Breaking News Bar
updated: 9/23/2013 2:18 PM

Pine needles won't change soil acidity

hello
Success - Article sent! close
 
By Mary Boldan

Q. I have several blueberry bushes and heard that spreading pine needles around the base of the plants will increase the acidity of the soil.

A. Soil is typically acidic, neutral or alkaline. To have acidic soil, you need a pH lower than 7. You can find testing kits at most local gardening centers. For optimal success with blueberry bushes, the pH should be around 4.5 to 5.5. (The scale is measured from 0 to 14 with a pH of 7 being neutral. Above 7 is alkaline),

Order Reprint Print Article
 
Interested in reusing this article?
Custom reprints are a powerful and strategic way to share your article with customers, employees and prospects.
The YGS Group provides digital and printed reprint services for Daily Herald. Complete the form to the right and a reprint consultant will contact you to discuss how you can reuse this article.
Need more information about reprints? Visit our Reprints Section for more details.

Contact information ( * required )

Success - request sent close

Once you know your pH you can determine if you need any additives to help obtain the level you desire.

Unfortunately, pine needles do not make the soil more acidic. Pine needles are acidic when they fall from the tree, ranging in pH from 3.2-3.8. If they are incorporated into the soil before decomposing they may have a very small effect on the soil's pH. However, if the needles are used as mulch on the soil surface, they have very little effect on plant growth because the roots are not growing in this material. As the needles break down, they are neutralized by the microorganisms that are doing the decomposing. So the bottom line; they are great as a mulch to keep soil cool, moist, etc., but don't really help in maintaining pH levels suitable for growing blueberries.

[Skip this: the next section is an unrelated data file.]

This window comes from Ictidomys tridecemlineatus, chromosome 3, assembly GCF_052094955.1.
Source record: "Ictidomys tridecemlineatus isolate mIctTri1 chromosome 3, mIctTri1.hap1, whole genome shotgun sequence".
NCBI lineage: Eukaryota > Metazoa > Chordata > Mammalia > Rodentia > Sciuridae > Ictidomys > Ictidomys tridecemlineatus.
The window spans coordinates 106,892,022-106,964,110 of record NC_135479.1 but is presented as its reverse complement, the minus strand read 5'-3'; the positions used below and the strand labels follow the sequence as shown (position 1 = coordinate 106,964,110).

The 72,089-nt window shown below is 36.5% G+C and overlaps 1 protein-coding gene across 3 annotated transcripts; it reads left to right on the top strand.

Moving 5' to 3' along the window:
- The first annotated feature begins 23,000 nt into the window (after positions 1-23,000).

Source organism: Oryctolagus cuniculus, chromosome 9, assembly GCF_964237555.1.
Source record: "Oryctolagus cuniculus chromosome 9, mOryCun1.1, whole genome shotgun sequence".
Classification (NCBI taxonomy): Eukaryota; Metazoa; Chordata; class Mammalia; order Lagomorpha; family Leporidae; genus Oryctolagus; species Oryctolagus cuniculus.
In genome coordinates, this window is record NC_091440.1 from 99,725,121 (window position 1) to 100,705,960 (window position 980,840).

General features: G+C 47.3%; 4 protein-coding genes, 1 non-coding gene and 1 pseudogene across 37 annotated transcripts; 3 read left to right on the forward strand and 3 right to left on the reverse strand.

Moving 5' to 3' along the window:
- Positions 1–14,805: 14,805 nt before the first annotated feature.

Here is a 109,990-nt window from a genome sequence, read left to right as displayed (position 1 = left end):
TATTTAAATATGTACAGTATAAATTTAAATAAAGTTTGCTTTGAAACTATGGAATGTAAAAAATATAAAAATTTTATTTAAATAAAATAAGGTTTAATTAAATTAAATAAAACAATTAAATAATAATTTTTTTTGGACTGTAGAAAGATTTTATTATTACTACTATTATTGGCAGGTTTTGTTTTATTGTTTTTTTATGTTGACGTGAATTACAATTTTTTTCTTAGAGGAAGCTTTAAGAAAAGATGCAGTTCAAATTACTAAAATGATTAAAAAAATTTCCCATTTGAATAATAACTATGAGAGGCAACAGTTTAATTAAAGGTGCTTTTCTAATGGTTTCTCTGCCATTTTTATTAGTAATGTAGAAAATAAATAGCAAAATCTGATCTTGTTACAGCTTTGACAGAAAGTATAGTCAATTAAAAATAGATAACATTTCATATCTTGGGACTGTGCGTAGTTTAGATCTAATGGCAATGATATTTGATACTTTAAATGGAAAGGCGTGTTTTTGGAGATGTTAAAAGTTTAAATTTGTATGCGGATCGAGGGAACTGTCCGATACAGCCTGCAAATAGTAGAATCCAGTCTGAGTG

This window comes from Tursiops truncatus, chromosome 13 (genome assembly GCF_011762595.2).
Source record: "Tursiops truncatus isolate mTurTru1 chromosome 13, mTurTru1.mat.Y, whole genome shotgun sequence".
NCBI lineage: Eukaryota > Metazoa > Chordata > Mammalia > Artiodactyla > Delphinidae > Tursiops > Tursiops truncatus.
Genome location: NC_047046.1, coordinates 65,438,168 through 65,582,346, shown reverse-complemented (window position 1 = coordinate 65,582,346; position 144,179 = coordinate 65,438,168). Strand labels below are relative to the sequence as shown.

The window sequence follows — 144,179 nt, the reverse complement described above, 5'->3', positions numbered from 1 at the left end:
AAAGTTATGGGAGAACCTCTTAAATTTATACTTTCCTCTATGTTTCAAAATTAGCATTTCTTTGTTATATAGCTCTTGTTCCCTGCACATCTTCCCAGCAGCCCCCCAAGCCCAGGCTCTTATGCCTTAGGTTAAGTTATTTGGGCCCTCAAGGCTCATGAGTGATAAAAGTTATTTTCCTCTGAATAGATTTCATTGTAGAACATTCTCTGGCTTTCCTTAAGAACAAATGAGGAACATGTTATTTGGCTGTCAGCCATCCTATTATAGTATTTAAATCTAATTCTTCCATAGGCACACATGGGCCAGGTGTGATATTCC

To make the soil more acidic, the home gardener must look at using garden sulfur at recommended amounts incorporated into the soil to drive the pH down before planting, and then maintain the pH by using ammonium sulfate at a rate of about 2 ounces per year per plant in the spring worked around each plant increasing the amount one ounce each year up to a total of 8 ounces as the plants get older.

While sphagnum peat moss is another good pH-lowering amendment is, it has fallen out of favor because it is a nonrenewable resource, and a vital element of peat bogs and wetland habitats.

• Master Gardener Answer Desk, located at Friendship Park Conservatory, 395 Algonquin, Des Plaines, is open 9 a.m. to noon on Wednesdays. Call (847) 298-3502 or email Cookcountymg.com@gmail.com

Share this page
Comments ()
Guidelines: Keep it civil and on topic; no profanity, vulgarity, slurs or personal attacks. People who harass others or joke about tragedies will be blocked. If a comment violates these standards or our terms of service, click the X in the upper right corner of the comment box. To find our more, read our FAQ.